Within the first decade, the E-block was occupied and the school’s numbers kept increasing with such rapidity that it soon became necessary to build the prefab classes in the F-block and later on the G-block.
By 1977, when the school was a mere three years old, two members of staff joined the team, who in time would prove themselves to be assets to the long-term interests of the school – Mr. Kallman (deputy principal) and Mr. Minnie (head of department). Both of these gentlemen would in coming years, serve Alberton High as consecutive principals.
The school already reached capacity in 1980, with an enrolment number of 1 100 pupils, forcing the community to open a second English medium secondary school, Bracken High, to accommodate the excess learners who applied for enrolment. The school’s popularity has proven to be long-standing, as we still top the lists of schools with a record number of pupils applying to enrol at our school.
The success of Alberton High can certainly be attributed in large to the dedication and commitment of both its pupils and staff. Mrs. Jardine, who is set to retire at the end of the year, still recalls having to drive to and fro with her Volkswagen Beetle to carry hockey players to the nearby fields for practice in the afternoons, as the school did not possess its own sport facilities as yet.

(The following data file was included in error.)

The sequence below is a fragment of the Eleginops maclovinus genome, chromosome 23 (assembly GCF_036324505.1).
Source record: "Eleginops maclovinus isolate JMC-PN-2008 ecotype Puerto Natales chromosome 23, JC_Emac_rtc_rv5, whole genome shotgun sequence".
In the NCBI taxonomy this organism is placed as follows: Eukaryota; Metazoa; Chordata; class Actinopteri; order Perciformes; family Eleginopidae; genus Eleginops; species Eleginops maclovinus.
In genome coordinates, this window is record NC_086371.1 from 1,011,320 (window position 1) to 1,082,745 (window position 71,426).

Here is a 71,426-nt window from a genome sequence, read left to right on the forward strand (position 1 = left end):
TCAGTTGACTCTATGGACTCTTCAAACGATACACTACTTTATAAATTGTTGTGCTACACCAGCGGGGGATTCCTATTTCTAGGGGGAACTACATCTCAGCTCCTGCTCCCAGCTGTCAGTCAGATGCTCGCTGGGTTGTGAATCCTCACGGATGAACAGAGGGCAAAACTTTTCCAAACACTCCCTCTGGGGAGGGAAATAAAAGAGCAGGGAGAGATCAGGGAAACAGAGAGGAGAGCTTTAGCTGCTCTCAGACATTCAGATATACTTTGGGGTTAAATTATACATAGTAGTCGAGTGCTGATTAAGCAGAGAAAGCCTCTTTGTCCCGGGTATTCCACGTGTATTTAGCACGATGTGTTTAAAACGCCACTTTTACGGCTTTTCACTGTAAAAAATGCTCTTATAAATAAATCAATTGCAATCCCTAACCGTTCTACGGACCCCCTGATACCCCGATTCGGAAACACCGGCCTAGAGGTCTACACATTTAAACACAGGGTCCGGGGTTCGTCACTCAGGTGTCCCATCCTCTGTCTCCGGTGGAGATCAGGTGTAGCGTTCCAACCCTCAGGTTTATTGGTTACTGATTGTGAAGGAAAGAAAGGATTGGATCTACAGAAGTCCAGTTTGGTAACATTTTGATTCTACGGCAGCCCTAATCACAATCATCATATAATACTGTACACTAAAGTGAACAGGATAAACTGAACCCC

Since those early days, the school has made its mark in the sporting arena, boasting a large variety of sports and sporting activities, winning many a league and proving beyond a doubt that it is a force to be reckoned with. However, the school boasts as proud a cultural legacy as it does a sporting one, with school plays, house plays, Eisteddfod, choir and many more activities where it has excelled and taken more awards than can be mentioned in an article of this nature.
Alberton High’s tradition of excellence is not restricted to extra-mural activities only. The persistent brilliant results of its pupils and teachers in the academic field, continues to make it a sought-after school for parents to send their children to. The first batch of pupils to write the senior certificate entered the exams with great success in 1976, but the pride and success in this has not dwindled since, not even in an environment and phase in history where many a competitive school has had to admit defeat and surrender its success rates.